Timber has been used as a construction material in buildings in the UK since the Neolithic period. Some of the oldest timber houses in Europe are found in England and Scotland, and the earliest timber framed buildings existing in the UK today date back to the 13th century. This goes to show just how durable this construction method is.
Despite going out of fashion in recent centuries, timber has seen something of a revival in modern times despite advances in other forms of building techniques, demonstrating the enduring popularity of timber frame houses.
Early Timber Building Techniques
When timber framed houses were first constructed in the UK back in the 12th and 13th centuries, lap jointing was the most common technique, but this was soon followed by the far stronger mortise-and-tenon joint which created a solid and durable frame.
As the centuries went on, other timber construction methods became common, including box frame construction and cruck construction, with box frame construction more common in the UK.
Another technique which became very popular was jettying, where the floor space on upper floors was extended beyond the external walls. Sometimes more than one floor was added using jettying, leading to houses where the top floors reached right over into the street. A good place to see this is in The Shambles in York.
The Waning Popularity of Timber
During the 16th century timber became harder to find in the UK as it was used increasingly for ships and fuel. Up until the 18th century, most buildings remained timber framed, but it became less fashionable over the following centuries, and often the timber was covered up with plaster.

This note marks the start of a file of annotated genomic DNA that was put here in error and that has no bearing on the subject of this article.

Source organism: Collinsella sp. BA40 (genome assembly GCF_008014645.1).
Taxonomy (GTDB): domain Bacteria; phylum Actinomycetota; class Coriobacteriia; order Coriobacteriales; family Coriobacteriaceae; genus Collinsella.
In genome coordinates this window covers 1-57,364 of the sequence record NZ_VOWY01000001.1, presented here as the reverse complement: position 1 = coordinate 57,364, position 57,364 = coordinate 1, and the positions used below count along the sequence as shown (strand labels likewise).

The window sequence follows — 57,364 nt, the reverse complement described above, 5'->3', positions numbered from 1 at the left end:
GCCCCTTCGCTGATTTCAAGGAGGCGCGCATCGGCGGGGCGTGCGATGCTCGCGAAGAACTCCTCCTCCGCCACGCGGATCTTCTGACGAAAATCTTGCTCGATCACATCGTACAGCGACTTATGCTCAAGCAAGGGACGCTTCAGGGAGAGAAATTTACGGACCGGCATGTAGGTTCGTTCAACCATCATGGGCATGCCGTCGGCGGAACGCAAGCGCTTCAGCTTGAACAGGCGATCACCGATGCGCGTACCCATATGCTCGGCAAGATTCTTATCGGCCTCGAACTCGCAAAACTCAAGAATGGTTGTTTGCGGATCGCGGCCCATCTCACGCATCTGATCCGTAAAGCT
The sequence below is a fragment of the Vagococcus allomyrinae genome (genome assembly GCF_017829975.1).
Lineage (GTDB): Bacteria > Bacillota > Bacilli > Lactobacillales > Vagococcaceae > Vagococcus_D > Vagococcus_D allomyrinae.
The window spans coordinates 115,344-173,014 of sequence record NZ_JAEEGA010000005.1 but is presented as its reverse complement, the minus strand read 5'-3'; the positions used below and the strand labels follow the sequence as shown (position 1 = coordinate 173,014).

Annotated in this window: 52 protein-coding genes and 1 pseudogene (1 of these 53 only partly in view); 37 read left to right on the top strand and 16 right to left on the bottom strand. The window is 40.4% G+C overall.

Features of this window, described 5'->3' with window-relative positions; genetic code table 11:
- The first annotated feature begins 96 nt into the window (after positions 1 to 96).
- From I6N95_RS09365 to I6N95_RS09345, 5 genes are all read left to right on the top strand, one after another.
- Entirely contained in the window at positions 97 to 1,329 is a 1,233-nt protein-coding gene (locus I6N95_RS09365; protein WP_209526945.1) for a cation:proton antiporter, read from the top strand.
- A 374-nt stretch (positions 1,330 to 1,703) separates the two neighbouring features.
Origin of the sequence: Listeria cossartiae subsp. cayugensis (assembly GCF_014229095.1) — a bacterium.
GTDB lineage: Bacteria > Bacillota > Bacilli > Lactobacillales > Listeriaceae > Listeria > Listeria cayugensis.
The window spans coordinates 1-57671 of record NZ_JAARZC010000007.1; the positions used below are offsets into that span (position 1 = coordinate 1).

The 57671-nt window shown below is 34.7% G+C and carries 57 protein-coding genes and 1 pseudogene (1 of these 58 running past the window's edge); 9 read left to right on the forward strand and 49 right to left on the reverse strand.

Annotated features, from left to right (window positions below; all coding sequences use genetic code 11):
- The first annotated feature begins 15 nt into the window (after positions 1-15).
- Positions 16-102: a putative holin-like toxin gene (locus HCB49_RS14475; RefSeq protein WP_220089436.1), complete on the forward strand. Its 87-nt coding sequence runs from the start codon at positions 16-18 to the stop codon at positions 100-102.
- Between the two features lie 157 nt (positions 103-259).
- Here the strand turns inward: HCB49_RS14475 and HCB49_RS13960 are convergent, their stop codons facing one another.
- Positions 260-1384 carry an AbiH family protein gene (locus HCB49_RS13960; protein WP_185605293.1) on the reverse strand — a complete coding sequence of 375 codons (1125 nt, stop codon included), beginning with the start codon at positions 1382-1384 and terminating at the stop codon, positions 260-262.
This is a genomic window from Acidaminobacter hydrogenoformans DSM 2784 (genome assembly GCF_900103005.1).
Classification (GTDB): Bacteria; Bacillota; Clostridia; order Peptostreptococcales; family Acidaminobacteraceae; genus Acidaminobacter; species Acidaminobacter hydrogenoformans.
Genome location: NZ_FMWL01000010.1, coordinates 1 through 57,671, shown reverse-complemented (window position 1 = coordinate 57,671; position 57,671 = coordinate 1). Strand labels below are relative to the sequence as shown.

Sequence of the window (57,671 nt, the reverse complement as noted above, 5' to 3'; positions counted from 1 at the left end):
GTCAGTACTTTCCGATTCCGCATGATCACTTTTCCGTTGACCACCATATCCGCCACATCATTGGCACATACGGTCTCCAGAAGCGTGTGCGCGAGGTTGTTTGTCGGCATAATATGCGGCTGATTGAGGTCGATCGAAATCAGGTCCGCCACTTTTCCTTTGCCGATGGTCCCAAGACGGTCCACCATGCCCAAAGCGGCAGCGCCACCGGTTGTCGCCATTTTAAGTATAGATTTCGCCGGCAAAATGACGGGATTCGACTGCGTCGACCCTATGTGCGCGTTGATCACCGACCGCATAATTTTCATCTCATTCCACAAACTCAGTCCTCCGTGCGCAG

The Modern Timber Revival
Timber framed houses saw something of a revival in the 1970s in the UK as well as in the USA and Canada where more affordable mass-produced techniques became common. However, in the UK at least, the techniques were initially lacking in quality.
The timber was usually a poor quality softwood with minimal structural integrity, the frame was erected quickly with an external brick skin and overall the final product was poor and had a low quality feel to it. This differed from some other countries where timber framed buildings were still popular, one of which was Sweden.
Timber framed buildings remained popular in Sweden over the centuries, and over the past 50 years Swedish craftsmen honed their skills in constructing timber houses. One of the reasons for the higher quality was down to the significant differences between how the Swedes and Scandinavians delivered timber buildings compared to the British process.
First and foremost, they used a high-quality lumber. In Sweden, the timber used was slow grown for over 50 years compared to the UK where timber was fast grown over 25 years. This had a considerable impact upon the structural integrity of the base product.
In Sweden craftsmen also tended to build wall panels, starting with the window and building a frame around it, as opposed to walls with openings for windows. This meant that each panel had full thermal integrity with a factory finish.
In contrast, in the UK it was more common to find lightweight frames with openings for windows which were then erected on site and the windows were fitted retrospectively. This made the junction between the windows and the frame a weak part of the overall building.
Improvements in UK Timber Buildings
Whilst the 70s trend towards timber framed structures in the UK caused considerable damage to its reputation, we are now seeing something of a renaissance in the market place. Timber framing is now regularly used for the construction of care homes, hotels and other buildings. In some cases it is also used in housing and generally provides a better level of environmental performance because it is an eco-friendly technique which is known for its energy efficiency.